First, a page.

There's no hippie mumbo jumbo here. Meditation is often encouraged by medical professionals as a way to decompress when life might be moving too quickly for you to catch up. On a physical level, meditation can be particularly helpful with lowering blood pressure, reducing anxiety attacks, helping insomnia, increasing serotonin production, and simply gaining clarity and peace of mind.
I've personally reaped the benefits of consistent meditation throughout my life. I practice yoga, so meditation is a part of it, but sometimes I don't have the room or the time to get into a physical flow. So what do I do? I pop on a pair of headphones and the Daydream View to get going. I've found this method to be particularly effective in helping me drown out the noise around me, whether that's my inner voice crowding around everything else I'm worrying about, or the cat yowling for a bowl of food. Virtual reality has helped me efficiently reach that state of "nothingness." Here are some of the apps that I've found to be particularly effective in aiding my own meditative practice.
There's this episode of Beverly Hills, 90210 where Dylan's beatnik mother takes Brenda's mother, Cindy, to a "mind gym." Brainwaves VR is essentially the app version of this concept. It uses flashing colors and audio frequencies to help you get into the zone. There are several different programs to choose from and the interface is extremely easy to use, though it employs the "head point" mechanism for navigating the menu rather than the Daydream View remote. I like to use Brainwaves VR while laying in savanasa on a yoga mat with a blanket over me and a pair of noise-cancelling headphones over my ears, but you can easily use this laying down in bed — just lose the pillow. However, if you are epileptic or have a tendency to develop headaches from bright lights, you might want to avoid this app altogether.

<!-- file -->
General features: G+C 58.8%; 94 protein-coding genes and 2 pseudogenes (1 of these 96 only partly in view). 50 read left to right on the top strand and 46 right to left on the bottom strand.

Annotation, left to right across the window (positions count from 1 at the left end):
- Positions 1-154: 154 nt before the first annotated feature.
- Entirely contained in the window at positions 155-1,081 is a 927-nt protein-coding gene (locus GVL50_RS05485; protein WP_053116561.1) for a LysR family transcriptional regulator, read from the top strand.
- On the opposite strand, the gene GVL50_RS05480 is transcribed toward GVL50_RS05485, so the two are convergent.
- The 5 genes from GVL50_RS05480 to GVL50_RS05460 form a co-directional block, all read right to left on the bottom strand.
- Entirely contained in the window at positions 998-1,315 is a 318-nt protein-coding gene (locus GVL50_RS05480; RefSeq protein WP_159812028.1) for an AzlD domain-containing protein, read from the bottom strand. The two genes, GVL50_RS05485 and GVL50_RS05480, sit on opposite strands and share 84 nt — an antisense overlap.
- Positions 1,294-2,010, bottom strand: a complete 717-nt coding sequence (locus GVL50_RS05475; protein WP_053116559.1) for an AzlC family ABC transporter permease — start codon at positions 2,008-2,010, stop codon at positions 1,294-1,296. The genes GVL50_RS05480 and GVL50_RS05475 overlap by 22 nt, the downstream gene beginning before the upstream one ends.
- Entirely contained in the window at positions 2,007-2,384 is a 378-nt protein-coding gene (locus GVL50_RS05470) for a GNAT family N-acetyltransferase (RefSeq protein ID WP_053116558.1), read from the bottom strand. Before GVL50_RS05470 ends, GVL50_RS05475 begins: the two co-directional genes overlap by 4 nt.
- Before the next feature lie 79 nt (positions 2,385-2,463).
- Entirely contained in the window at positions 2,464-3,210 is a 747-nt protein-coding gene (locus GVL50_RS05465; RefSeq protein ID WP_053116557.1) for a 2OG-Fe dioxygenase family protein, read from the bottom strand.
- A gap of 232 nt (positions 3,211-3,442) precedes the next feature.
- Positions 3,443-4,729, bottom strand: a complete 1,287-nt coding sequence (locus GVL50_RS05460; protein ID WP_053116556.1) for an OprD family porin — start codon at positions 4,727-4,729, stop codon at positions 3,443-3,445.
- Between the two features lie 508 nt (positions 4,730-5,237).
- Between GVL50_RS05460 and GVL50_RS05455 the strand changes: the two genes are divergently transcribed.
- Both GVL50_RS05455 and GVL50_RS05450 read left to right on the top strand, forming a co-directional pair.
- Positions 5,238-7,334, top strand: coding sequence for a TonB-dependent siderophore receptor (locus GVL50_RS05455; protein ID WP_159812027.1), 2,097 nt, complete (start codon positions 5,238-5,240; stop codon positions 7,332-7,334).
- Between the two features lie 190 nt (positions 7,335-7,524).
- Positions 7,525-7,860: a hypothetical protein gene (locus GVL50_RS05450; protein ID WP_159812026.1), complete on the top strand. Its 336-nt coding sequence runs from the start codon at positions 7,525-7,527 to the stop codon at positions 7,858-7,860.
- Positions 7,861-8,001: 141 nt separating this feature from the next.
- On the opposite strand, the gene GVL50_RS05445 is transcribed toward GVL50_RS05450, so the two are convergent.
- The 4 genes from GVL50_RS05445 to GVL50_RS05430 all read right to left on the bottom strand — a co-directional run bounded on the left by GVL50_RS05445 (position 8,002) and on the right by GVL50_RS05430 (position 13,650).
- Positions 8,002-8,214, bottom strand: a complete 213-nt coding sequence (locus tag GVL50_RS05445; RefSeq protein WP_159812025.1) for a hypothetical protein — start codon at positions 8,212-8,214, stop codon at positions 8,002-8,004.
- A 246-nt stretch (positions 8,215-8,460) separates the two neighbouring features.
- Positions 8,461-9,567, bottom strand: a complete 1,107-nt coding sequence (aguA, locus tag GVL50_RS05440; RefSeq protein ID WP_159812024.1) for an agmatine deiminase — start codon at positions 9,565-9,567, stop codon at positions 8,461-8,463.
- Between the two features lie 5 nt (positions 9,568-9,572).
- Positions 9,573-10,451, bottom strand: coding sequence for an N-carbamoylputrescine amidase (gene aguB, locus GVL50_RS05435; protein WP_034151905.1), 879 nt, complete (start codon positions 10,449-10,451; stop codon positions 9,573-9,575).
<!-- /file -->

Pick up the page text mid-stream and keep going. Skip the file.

DunkTank VR: Guided Meditation
This app is helpful for novice meditators — especially if you have a hard time letting go. It features a soft-spoken instructor guiding you through the meditative experience by offering cues on how to breathe and what to focus on. After a couple of minutes, the instructor will begin to drop off with the instruction as you venture on your own mind journey.
There is nothing particular "VR-y" about the app, save for the fact that you can focus on a specific point in the virtual scene. But I like that I can use this app with my eyes open or closed, depending on the day I've had before getting into the zone.
VR Blissful Meditation Retreat
Maybe you don't need a fancy app with flashing lights and a sultry voice guiding you through the metaphysical — that's fine. VR Blissful Meditation Retreat is a nice treat for anyone who just wants some help breathing in and out and getting into the zone. The app itself is fairly simple: You move your head to turn on music and background sound effects, and then follow the cues on screen for breathing. I'd suggest avoiding using this app while laying down. It's most effective if you're sitting up straight against a wall because of the breathing exercises.
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